Have you ever looked back on tragedy prior to your own or others’ liberation? Have you ever celebrated liberation while remembering the loss and pain of before?
In The Netherlands (Holland) the end of World War II is celebrated every
May 4th and 5th as the Remembrance and Liberation days.
May 4, is Remembrance Day, a solemn day to remember the many civilians and soldiers who lost their lives.
May 5 is Liberation Day, a day to celebrate the freedom which was so slow to come after six years of Nazi occupation. Parades re-enact liberation by Canadian, American and British troops.
Looking backward, hope and tragedy resulted from September 1944’s military operation, Market Garden. This joint military effort had planned to end World War II in Europe by Christmas, and liberate all of The Netherlands.
Catastrophically, Operation Market Garden failed. Only the southern half of The Netherlands was liberated when the allies found they could not secure the bridge Arnhem, The Netherlands. Lack of full use of the Dutch underground, breakdowns in allied communications, leaks of allied intelligence and bad weather all contributed to the demise of Operation Market Garden.
Have you ever paid a high price to surrender all for Liberation? The Dutch railroad workers had gone on strike in support of Operation Market Garden. In retribution Hitler ordered the blockade of all food and fuel transportation to the rest of The Netherlands. As a result, fifty-thousand civilians lost their lives during the Dutch hunger winter of 1944/1945.
The impact was so profound that after WWII, the world learned what the multi-generational impact of famine became. The Dutch Famine Birth Cohort Study, funded by government funding, and summarized again recently in the American Journal of Clinical Nutrition found that multiple generations after starvation had lower birth weights, increased cardiovascular disease, diabetes and more.
In the early 1950’s when my mother attended her midwifery school in The Netherlands, every sign of Dutch carefulness with food was still present. Every midwifery shift had carefully meted out food. Everyone loved night-shift when for some reason, food was not rationed out.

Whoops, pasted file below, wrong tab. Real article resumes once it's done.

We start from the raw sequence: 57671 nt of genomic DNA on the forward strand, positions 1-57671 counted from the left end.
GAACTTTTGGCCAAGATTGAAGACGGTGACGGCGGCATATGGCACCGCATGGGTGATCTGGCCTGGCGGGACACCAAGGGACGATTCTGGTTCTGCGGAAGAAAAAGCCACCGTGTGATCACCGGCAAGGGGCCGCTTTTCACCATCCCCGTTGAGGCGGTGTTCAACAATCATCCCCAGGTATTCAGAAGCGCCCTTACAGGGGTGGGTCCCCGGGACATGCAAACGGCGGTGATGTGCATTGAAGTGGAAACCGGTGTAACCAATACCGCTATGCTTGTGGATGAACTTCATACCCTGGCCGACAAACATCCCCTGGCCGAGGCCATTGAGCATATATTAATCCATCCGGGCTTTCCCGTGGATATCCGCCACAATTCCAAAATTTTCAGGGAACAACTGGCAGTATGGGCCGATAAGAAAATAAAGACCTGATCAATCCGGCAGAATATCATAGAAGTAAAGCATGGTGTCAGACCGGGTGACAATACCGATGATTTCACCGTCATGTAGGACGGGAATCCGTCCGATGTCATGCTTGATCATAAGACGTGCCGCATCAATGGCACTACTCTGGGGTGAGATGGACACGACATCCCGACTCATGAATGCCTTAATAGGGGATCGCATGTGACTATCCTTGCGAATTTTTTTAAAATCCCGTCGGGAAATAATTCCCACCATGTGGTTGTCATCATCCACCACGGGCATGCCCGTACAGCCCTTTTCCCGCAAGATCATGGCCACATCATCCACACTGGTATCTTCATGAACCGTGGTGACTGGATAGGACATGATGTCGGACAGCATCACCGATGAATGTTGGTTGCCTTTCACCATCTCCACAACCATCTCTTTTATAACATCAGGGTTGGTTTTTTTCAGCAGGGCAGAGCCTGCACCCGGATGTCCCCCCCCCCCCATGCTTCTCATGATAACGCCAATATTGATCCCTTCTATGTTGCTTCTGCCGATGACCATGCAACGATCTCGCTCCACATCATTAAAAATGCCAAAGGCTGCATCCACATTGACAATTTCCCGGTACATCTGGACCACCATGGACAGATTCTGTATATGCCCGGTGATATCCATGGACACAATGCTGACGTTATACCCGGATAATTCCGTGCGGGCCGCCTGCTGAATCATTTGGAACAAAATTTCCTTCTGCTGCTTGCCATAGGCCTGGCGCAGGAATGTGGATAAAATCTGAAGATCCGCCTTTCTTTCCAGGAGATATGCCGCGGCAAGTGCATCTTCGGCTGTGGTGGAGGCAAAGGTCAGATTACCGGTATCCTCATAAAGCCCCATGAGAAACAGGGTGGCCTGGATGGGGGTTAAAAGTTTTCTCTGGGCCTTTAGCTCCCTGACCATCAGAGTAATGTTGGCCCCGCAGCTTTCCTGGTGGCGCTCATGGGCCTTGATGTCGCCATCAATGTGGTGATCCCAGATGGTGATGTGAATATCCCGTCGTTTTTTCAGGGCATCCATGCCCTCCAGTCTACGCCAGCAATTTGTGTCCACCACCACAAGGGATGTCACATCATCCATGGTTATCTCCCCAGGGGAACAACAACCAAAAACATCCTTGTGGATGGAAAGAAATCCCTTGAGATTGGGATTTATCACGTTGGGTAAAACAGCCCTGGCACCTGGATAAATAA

Dutch caution was still present for me in the late 1950’s and ’60’ as well. I remember no Dagwood-style sandwiches, no overly full hot baths. “Een beleg” (one sandwich topping) my aunt would say. She walked in on my mortified ten-year old self in the bath, to make sure I was shivering in only a few inches of hot water. This tante-aunt, otherwise helpful and kind, had survived the starvation winter. She still enforced caution, as if a blockade of fuel and food would happen again. My other tantes en ooms (uncles and aunts) had survived starvation in The Dutch East Indies (now Indonesia) Japanese concentration camps and showed less caution with food, but approached all of life with a cautious worry.
Zuinig is a big Dutch vocabulary word, meaning a blend of careful and avaricious. This is part of the “you know your are Dutch list”* (see below) on my website. The list is similar for other WWII survivors and for those who lived through the Great Depression.
I’m grateful I was raised by parents who experienced liberation in May in the Netherlands, 1945, and August in the Dutch East Indies, 1945. Simple pleasures, outdoors, nutrition all were emphasized in my home. When I made choices for a time which led me to be locked up in “isms” such as alcoholism, I recognized liberation, it’s joys in the previous words of my grandparents, aunts, uncles and parents. It took us years to talk more fully of our various liberations, yet I knew the joy and light of freedom in my older family members’ eyes.
- You open the freezer and are excited to find a container of ice- cream, only to open it and discover it’s full of homemade soup
- When looking in the fridge, you NEVER trust that the yogurt or margarine containers contain what the label says.
- The most frequently heard phrase while growing up was, “Turn off the lights!”
- The other frequently heard phrase when using washing-up products, etc. was “Not so much, zuinig (careful)!”